On the eve of an Oscar ceremony in which no film about a woman has a chance at taking home the most prized trophy in the film industry, Goldie Hawn says what we’re all thinking in a new interview: “The fear of women’s movies is embedded in the culture.”
Hawn wasn’t talking about the Best Picture race, but “The First Wives Club.” Yet the point remains: studios are bizarrely averse, perhaps even more so now than twenty years ago when that iconic comedy was released, to make films about girls and women.
“We were all women of a certain age, and everyone took a cut in salary to do it so the studio could make what it needed,” the actress revealed to the Harvard Business Review. “We all took a smaller back end than usual and a much smaller front end. And we ended up doing incredibly well. The movie was hugely successful. It made a lot of money. We were on the cover of Time magazine. But two years later, when the studio came back with a sequel, they wanted to offer us exactly the same deal. We went back to ground zero. Had three men come in there, they would have upped their salaries without even thinking about it. But the fear of women’s movies is embedded in the culture.”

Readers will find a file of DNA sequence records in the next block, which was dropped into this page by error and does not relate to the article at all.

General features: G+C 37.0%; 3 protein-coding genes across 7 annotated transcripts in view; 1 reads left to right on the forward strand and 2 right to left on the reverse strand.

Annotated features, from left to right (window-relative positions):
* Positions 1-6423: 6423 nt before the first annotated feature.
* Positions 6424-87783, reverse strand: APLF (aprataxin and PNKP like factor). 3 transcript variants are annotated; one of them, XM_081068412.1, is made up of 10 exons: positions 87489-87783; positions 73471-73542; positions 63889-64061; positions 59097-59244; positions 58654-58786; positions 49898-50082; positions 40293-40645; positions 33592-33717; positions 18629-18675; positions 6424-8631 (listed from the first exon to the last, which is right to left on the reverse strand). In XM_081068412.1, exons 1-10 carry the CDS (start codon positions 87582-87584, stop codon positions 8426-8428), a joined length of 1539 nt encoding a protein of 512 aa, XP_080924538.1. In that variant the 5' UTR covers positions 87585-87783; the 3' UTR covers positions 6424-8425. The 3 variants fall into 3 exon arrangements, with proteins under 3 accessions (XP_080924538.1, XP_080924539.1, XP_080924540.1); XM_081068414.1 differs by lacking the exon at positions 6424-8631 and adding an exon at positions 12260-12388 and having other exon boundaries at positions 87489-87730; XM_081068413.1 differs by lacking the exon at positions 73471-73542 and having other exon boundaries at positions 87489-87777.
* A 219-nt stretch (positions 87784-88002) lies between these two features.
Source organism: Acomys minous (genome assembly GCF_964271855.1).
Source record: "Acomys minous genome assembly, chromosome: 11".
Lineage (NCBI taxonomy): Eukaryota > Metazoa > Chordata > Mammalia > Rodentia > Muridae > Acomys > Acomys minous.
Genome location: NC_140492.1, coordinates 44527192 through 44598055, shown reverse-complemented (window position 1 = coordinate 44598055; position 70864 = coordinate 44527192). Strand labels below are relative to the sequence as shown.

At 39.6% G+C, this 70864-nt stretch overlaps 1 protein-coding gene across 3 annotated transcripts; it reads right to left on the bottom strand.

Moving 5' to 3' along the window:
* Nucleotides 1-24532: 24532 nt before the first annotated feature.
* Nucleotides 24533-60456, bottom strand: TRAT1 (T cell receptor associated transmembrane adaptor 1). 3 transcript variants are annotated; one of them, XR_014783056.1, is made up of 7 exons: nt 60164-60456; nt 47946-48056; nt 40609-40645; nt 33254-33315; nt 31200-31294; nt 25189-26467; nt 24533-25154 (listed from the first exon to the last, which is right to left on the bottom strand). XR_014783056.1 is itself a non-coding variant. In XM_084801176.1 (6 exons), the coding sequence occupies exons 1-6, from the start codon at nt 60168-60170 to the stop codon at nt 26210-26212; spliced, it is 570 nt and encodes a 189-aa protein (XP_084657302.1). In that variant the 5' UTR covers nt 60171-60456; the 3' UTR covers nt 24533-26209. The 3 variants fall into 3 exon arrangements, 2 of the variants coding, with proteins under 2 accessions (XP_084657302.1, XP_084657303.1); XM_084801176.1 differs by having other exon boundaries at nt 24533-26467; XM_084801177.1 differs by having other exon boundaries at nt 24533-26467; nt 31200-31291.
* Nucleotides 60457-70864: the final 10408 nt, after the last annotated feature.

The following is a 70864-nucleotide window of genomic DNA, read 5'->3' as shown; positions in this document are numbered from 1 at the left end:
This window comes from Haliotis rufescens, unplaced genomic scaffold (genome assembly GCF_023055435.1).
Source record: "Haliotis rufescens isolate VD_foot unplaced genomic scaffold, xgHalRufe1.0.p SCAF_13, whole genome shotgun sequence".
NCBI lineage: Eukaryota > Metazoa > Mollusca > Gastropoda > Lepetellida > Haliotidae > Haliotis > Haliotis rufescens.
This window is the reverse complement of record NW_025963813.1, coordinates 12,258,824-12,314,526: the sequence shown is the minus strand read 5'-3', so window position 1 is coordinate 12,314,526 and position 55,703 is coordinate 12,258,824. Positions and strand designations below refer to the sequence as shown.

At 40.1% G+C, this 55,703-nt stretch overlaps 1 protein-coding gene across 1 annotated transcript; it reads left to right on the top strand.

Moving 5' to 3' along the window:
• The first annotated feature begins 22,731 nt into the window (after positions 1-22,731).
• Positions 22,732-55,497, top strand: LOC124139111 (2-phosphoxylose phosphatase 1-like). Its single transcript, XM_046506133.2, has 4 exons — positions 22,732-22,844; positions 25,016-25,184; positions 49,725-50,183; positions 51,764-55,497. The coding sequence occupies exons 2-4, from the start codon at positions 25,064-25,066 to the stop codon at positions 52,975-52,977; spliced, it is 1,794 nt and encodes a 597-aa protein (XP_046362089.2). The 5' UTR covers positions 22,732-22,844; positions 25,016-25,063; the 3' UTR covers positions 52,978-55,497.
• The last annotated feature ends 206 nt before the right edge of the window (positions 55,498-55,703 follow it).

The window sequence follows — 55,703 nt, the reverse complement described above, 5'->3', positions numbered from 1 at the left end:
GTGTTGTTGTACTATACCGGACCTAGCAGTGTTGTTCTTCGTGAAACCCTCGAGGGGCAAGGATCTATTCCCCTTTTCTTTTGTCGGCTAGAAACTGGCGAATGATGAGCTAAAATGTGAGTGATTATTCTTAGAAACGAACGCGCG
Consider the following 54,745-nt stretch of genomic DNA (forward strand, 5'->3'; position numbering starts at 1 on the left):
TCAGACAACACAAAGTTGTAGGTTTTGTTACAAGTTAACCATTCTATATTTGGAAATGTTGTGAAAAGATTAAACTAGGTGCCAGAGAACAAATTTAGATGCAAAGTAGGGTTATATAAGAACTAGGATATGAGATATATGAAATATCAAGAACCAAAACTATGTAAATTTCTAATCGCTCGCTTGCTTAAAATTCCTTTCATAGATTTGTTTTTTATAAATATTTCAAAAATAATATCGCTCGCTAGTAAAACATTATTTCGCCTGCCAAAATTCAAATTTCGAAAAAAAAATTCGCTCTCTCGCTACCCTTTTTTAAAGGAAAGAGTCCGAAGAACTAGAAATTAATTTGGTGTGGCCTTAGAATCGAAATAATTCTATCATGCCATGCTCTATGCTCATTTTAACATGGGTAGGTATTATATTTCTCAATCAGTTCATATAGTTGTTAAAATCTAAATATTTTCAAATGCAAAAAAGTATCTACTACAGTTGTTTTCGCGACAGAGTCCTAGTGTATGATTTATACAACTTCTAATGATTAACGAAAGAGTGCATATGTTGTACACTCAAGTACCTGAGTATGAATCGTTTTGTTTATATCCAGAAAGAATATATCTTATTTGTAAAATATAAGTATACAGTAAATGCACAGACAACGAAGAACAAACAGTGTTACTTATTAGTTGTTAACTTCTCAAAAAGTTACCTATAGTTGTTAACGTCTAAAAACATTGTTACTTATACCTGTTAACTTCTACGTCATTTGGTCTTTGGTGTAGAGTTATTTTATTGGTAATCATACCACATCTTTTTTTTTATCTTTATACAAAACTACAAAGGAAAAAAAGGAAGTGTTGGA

Of course, no sequel ever came into existence.
As for her behind-the-scenes work as a producer, Hawn added that she doesn’t get to stop being a woman just because she’s no longer on screen. “When you’re female working in a male-dominated industry,” she said, “there are unfortunately extra things you need to do—for example, couch opinions in a way that sounds palatable and not threatening. That’s a skill I developed.”